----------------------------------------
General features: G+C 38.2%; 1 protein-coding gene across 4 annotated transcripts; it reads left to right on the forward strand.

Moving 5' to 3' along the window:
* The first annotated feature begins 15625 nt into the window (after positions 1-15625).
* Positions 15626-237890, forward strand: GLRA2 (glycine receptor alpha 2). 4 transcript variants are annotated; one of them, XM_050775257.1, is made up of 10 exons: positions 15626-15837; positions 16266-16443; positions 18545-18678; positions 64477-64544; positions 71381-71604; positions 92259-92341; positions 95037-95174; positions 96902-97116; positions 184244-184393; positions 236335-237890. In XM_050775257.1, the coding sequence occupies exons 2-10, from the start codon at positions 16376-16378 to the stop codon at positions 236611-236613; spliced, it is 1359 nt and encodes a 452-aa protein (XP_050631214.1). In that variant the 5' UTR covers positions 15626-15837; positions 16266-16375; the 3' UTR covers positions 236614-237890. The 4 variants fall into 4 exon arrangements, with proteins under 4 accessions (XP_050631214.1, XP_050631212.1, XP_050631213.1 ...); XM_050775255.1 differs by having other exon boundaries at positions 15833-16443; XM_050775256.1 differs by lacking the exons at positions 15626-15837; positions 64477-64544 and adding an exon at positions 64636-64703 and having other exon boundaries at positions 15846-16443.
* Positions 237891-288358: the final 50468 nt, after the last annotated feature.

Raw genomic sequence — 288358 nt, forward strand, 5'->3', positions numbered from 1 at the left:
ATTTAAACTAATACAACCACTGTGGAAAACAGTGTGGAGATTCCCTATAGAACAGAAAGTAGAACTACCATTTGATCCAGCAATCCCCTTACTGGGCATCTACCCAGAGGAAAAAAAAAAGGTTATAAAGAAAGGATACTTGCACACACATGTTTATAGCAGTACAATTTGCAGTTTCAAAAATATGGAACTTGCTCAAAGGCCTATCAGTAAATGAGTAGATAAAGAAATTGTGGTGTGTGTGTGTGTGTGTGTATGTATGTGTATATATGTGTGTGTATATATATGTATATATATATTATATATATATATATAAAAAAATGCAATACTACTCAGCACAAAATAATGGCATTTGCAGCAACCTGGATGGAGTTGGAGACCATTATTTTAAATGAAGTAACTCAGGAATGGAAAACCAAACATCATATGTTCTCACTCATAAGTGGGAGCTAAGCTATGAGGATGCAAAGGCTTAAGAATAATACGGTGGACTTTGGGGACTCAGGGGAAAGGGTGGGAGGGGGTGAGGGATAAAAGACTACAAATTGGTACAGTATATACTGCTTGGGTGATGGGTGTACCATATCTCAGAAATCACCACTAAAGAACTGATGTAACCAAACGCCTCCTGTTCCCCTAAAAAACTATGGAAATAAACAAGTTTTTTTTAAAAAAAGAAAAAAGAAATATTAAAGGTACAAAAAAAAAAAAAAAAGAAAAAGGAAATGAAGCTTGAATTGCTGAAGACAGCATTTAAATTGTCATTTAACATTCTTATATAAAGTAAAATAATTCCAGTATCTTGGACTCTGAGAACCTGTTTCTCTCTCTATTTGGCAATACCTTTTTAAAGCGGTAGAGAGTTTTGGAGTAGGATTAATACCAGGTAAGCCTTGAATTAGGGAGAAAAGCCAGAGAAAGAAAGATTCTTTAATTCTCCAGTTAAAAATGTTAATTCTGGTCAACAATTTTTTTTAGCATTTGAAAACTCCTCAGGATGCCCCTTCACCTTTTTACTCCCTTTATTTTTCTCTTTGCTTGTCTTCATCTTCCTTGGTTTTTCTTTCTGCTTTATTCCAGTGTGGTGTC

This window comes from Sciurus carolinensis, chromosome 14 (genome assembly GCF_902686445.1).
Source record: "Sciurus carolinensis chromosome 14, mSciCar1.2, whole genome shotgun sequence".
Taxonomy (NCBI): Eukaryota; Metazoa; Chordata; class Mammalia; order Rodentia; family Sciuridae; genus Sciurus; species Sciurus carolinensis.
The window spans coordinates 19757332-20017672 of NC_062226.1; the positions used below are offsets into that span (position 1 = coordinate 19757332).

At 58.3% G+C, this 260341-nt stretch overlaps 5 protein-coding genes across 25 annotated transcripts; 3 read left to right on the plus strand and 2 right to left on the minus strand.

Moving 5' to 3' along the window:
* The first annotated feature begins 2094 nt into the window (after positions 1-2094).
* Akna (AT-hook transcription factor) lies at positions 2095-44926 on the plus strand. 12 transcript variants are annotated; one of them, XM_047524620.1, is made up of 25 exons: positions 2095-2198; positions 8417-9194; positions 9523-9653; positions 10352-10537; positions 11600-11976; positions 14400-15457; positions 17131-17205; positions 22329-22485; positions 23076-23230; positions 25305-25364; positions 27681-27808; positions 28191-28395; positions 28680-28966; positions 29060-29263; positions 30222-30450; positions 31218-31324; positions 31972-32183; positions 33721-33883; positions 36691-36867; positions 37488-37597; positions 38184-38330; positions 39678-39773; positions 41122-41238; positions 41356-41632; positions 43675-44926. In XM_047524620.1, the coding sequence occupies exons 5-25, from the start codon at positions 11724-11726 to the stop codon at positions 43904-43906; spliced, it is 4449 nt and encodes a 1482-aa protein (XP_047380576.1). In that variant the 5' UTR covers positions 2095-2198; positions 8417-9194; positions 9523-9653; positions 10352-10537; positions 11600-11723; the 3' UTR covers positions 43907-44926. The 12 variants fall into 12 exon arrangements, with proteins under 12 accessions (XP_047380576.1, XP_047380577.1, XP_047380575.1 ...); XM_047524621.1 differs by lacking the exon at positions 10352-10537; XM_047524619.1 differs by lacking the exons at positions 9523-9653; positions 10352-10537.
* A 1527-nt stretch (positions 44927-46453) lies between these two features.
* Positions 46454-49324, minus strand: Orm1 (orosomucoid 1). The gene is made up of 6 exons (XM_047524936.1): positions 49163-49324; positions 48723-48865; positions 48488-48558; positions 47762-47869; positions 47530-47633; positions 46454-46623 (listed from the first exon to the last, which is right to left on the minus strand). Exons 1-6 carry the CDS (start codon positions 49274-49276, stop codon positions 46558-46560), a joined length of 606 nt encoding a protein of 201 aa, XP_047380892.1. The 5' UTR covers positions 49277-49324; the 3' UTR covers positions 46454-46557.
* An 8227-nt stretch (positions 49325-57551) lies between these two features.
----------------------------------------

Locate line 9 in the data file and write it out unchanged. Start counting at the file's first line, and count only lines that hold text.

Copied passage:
Source record: "Sciurus carolinensis chromosome 14, mSciCar1.2, whole genome shotgun sequence".